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National Park Service
U.S. Department of the Interior

Climate has Changed Throughout Earth's History

Using fossils and many geologic clues, geologists have reconstructed Earth's climate going back hundreds of millions of years. Over long time scales (tens- to hundreds- of millions of years), Earth's climate can be broadly characterized as "greenhouse" or "icehouse" climates.

During greenhouse times, there is little, if any, permanent ice on either pole. Warm temperate climates are found at high latitudes. During icehouse conditions, global climate is cool enough to support large ice sheets at one or both poles. Earth's climate has transitioned between these two categories only a few times in the past 540 million years. The most recent transition occurred during the Cenozoic Era.
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We live on an "icehouse" Earth, one that is quite cold compared to other periods in Earth history. Because Earth was warmer in the past doesn't mean that modern climate change is "no big deal."



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Over the past 542 million years, Earth's climate can be broadly categorized as "greenhouse" or "icehouse." This graphic shows the timing and distribution of glacial debris evidence. Glacial evidence at lower latitudes (closer to the equator) suggests colder climates. The shift to icehouse climates during the Cenozoic Era is one of only a few such shifts since the beginning of the Paleozoic Era. Continents were also moving during this time as show by the maps on the right. North America (yellow star) was much closer to the equator during the Paleozoic Era! Graphic modified from Kenworthy (2010), information compiled from Frakes and others (1992). Paleogeography maps modified from Ronald Blakey, Northern Arizona University Department of Geology.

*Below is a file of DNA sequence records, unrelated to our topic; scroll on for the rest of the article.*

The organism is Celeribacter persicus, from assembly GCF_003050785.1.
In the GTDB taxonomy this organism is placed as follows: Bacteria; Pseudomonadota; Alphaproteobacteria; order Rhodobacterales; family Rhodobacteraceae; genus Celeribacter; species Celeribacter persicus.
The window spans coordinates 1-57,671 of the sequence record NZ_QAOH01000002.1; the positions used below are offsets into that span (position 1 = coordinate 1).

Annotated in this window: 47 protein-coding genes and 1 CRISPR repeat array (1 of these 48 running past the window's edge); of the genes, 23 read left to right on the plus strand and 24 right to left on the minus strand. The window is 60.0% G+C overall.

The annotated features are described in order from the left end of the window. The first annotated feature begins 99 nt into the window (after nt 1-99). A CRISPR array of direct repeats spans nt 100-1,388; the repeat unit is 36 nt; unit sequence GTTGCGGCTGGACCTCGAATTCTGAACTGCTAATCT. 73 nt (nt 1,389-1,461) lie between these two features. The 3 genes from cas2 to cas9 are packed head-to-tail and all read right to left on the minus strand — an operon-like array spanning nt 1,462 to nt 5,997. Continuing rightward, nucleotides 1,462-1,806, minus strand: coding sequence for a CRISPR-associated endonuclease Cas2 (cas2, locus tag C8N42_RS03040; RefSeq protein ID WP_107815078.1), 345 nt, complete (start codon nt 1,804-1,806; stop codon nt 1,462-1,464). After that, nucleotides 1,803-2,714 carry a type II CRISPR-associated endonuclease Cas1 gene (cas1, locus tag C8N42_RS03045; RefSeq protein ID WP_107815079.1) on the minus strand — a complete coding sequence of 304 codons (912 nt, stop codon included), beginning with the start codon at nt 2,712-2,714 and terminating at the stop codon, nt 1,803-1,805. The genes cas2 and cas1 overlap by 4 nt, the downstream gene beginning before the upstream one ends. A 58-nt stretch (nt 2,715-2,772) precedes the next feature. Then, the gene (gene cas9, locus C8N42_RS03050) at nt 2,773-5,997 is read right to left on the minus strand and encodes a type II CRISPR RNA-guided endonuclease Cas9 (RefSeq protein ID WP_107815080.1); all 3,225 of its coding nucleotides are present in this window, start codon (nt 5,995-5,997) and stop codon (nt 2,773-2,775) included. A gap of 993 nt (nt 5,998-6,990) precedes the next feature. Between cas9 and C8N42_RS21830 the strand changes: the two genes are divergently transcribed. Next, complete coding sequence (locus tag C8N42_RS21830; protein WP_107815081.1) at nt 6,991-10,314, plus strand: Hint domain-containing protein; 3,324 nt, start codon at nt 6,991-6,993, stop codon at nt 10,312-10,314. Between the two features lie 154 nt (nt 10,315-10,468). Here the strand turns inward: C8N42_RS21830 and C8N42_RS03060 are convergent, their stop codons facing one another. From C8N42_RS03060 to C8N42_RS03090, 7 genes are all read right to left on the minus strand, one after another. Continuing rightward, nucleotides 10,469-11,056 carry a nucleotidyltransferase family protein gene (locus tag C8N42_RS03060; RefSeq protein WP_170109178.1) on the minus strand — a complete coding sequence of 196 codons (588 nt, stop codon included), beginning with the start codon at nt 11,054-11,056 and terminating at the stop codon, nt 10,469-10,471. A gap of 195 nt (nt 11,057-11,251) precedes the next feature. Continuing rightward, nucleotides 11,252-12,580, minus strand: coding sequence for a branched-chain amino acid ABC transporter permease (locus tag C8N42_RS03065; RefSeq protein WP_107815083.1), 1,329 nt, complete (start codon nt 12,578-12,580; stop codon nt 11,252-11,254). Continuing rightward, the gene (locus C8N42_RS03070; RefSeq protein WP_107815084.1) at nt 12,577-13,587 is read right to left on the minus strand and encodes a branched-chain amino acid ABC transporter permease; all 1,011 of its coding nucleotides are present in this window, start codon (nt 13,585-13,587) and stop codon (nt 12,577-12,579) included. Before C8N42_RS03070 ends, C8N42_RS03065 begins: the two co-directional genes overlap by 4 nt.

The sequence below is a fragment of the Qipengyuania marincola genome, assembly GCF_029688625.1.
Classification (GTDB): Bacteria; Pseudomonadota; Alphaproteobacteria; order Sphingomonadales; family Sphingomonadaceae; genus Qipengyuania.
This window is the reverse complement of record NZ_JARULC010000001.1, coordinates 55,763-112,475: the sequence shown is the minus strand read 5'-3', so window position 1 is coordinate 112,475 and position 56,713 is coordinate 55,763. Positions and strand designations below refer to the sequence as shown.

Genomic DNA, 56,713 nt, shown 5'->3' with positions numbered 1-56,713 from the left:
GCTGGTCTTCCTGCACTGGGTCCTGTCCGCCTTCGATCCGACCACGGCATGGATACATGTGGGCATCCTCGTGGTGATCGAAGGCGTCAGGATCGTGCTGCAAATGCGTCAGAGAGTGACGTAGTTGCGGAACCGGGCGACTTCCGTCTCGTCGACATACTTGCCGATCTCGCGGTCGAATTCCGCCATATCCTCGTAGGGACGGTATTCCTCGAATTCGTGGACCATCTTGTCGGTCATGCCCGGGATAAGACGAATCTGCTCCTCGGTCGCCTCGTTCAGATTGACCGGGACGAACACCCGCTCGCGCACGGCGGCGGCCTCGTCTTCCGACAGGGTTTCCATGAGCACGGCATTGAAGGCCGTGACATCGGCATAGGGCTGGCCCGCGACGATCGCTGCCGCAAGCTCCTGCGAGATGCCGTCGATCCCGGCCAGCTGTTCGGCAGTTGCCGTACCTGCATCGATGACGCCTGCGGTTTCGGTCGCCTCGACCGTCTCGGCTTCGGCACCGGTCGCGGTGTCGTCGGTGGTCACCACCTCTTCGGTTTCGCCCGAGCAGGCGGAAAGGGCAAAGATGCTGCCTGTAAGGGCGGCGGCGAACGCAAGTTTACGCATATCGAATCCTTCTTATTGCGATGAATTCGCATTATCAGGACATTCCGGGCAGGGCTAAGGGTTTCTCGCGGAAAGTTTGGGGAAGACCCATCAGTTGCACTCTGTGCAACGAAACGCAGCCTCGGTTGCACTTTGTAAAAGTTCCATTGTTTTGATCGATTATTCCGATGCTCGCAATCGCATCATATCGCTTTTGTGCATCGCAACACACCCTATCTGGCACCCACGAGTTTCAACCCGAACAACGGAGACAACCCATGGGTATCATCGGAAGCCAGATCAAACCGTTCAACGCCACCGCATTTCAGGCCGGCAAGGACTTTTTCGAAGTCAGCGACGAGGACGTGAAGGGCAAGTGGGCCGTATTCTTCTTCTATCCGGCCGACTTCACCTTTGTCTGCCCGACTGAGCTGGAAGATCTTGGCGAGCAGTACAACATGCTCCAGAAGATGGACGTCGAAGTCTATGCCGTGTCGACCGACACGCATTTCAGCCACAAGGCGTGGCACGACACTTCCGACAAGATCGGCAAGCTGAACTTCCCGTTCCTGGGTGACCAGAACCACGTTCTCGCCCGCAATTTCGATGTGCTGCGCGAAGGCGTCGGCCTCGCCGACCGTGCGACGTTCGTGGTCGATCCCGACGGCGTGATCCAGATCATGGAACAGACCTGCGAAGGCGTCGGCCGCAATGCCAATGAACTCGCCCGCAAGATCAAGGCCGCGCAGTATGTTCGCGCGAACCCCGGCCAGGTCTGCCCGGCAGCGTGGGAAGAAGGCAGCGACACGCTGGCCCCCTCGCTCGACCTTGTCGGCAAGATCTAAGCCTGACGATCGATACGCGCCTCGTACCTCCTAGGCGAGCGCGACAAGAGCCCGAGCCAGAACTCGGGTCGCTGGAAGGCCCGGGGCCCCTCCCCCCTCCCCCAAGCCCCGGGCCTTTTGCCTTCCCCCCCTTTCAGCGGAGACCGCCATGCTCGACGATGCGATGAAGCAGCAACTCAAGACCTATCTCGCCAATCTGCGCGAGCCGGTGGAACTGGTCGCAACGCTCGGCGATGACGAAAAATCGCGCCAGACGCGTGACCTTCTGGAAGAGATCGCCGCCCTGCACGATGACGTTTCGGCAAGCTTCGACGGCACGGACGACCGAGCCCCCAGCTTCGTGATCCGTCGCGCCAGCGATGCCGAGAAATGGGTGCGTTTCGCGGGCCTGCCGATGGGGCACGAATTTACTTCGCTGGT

Precambrian Climates (prior to 542 million years ago) View time scale...

Billion-year-old, mound-like, layered stromatolites in Glacier National Park. The stromatolites lived in a warm, shallow, sea (think Bahamas) when North America was south of the equator. NPS Photo.
The Precambrian accounts for more than 80% of Earth's history and is the "Age of Early Life." Climate varied widely during different periods of the Precambrian. Shallow seas—like today's Caribbean—covered some of the early continents. During warm climates, mats, or mounds of algae called stromatolites grew in those shallow seas. Shark Bay, Australia is famous for its modern stromatolites. Billion-year-old stromatolites are found in Glacier National Park (Montana). During the later Precambrian, Earth's climate flip-flopped between very warm periods and very cold periods. The cold periods were so cold that extensive glaciers were found near the equator—a true "snowball" Earth!. A handful of parks preserve fossils from these most ancient of rocks: Precambrian Parks (prior to 542 million years ago)